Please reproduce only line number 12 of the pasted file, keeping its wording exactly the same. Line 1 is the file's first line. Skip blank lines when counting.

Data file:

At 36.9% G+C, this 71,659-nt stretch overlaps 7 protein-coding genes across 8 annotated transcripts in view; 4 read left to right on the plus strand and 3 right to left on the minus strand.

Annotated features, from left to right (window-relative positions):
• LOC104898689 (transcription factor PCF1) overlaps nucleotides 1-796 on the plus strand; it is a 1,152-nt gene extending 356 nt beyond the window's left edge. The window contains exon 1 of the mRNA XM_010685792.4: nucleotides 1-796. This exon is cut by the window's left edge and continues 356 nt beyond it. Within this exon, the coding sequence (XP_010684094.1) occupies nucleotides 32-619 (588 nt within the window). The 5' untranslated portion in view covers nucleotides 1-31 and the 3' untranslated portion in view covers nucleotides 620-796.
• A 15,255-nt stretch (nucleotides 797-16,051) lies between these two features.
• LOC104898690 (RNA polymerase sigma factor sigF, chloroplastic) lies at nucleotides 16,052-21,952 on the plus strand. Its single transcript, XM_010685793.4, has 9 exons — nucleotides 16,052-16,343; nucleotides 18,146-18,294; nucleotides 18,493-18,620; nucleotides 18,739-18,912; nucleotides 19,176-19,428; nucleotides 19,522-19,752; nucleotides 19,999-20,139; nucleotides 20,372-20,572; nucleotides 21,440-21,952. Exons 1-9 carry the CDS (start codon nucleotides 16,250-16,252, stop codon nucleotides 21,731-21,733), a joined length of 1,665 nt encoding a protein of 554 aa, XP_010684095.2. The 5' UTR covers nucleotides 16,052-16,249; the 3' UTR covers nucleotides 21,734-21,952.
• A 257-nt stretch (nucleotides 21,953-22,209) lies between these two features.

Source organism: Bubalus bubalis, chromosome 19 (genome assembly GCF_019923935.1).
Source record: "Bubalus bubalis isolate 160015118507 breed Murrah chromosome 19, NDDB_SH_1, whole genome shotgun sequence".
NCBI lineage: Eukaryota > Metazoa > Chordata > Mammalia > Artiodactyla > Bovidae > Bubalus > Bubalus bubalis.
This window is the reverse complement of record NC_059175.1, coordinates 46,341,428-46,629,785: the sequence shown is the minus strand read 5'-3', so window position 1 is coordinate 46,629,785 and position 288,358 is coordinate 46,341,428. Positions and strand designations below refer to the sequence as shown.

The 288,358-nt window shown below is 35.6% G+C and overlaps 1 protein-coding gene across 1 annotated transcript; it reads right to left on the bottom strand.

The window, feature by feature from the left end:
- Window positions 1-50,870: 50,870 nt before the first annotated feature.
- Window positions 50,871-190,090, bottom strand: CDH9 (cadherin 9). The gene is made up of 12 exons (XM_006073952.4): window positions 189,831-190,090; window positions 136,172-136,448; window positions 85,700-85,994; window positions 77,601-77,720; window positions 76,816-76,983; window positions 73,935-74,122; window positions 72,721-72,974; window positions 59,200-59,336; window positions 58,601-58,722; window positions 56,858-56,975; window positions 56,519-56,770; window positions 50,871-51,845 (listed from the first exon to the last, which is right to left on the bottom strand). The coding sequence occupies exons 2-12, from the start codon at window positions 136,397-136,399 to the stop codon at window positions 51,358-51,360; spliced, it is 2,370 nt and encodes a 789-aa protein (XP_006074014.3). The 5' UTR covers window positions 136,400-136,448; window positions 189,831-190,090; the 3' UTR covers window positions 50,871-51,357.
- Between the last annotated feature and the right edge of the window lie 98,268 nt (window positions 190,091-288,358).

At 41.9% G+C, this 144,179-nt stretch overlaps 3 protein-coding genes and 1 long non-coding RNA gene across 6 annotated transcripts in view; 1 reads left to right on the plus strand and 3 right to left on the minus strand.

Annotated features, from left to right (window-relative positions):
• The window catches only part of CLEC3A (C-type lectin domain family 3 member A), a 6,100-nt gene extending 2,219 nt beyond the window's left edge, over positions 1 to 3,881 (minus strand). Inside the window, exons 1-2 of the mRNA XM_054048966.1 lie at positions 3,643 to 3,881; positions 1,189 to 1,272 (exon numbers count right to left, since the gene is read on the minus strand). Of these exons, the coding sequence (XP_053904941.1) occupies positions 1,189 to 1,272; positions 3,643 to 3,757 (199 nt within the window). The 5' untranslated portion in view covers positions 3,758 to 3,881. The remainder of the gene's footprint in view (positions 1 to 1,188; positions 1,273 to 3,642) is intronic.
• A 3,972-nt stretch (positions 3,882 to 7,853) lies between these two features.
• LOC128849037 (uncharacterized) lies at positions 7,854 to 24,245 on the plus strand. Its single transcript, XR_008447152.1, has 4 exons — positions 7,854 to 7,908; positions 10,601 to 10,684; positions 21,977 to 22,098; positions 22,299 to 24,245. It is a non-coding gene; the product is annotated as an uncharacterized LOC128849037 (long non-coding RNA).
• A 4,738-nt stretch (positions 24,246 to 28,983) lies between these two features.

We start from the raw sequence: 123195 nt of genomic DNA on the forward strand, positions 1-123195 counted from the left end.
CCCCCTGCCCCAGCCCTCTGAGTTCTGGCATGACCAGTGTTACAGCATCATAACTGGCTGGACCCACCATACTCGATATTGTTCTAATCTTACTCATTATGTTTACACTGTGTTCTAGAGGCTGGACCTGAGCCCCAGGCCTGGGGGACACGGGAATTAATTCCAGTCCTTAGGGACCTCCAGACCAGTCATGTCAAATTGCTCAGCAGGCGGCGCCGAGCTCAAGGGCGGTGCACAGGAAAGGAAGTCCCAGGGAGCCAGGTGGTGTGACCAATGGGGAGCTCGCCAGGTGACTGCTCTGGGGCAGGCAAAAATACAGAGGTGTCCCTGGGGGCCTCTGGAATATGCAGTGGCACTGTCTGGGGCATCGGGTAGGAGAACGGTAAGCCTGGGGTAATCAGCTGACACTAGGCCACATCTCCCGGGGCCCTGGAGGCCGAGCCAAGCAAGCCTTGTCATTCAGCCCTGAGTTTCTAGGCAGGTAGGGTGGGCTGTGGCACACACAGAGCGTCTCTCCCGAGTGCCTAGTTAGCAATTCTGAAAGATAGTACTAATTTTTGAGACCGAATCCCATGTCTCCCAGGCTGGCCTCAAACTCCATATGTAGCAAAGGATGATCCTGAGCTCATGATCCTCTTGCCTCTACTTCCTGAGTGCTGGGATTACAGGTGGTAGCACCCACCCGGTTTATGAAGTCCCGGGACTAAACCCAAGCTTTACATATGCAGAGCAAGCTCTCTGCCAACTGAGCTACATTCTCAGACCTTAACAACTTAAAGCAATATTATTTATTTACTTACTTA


The window, feature by feature from the left end: